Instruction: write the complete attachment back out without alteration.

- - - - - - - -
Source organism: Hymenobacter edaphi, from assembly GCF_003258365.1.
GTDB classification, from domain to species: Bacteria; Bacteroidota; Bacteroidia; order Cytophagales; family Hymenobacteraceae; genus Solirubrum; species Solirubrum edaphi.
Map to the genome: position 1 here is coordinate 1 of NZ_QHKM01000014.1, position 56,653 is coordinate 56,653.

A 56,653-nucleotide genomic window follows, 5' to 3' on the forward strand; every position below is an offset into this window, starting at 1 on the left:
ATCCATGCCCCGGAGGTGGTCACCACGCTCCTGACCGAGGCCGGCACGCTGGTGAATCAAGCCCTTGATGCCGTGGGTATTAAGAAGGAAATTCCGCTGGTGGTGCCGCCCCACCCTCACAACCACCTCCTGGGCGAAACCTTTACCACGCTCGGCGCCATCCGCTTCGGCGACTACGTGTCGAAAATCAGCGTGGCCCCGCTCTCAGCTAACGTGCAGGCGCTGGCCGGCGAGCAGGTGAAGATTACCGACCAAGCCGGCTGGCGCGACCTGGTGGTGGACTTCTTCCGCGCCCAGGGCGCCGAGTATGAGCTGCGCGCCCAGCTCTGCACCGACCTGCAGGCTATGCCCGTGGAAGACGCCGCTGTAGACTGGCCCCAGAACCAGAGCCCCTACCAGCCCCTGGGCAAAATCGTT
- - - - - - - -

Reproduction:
Source organism: Hymenobacter edaphi, from assembly GCF_003258365.1.
GTDB classification, from domain to species: Bacteria; Bacteroidota; Bacteroidia; order Cytophagales; family Hymenobacteraceae; genus Solirubrum; species Solirubrum edaphi.
Map to the genome: position 1 here is coordinate 1 of NZ_QHKM01000014.1, position 56,653 is coordinate 56,653.

A 56,653-nucleotide genomic window follows, 5' to 3' on the forward strand; every position below is an offset into this window, starting at 1 on the left:
ATCCATGCCCCGGAGGTGGTCACCACGCTCCTGACCGAGGCCGGCACGCTGGTGAATCAAGCCCTTGATGCCGTGGGTATTAAGAAGGAAATTCCGCTGGTGGTGCCGCCCCACCCTCACAACCACCTCCTGGGCGAAACCTTTACCACGCTCGGCGCCATCCGCTTCGGCGACTACGTGTCGAAAATCAGCGTGGCCCCGCTCTCAGCTAACGTGCAGGCGCTGGCCGGCGAGCAGGTGAAGATTACCGACCAAGCCGGCTGGCGCGACCTGGTGGTGGACTTCTTCCGCGCCCAGGGCGCCGAGTATGAGCTGCGCGCCCAGCTCTGCACCGACCTGCAGGCTATGCCCGTGGAAGACGCCGCTGTAGACTGGCCCCAGAACCAGAGCCCCTACCAGCCCCTGGGCAAAATCGTT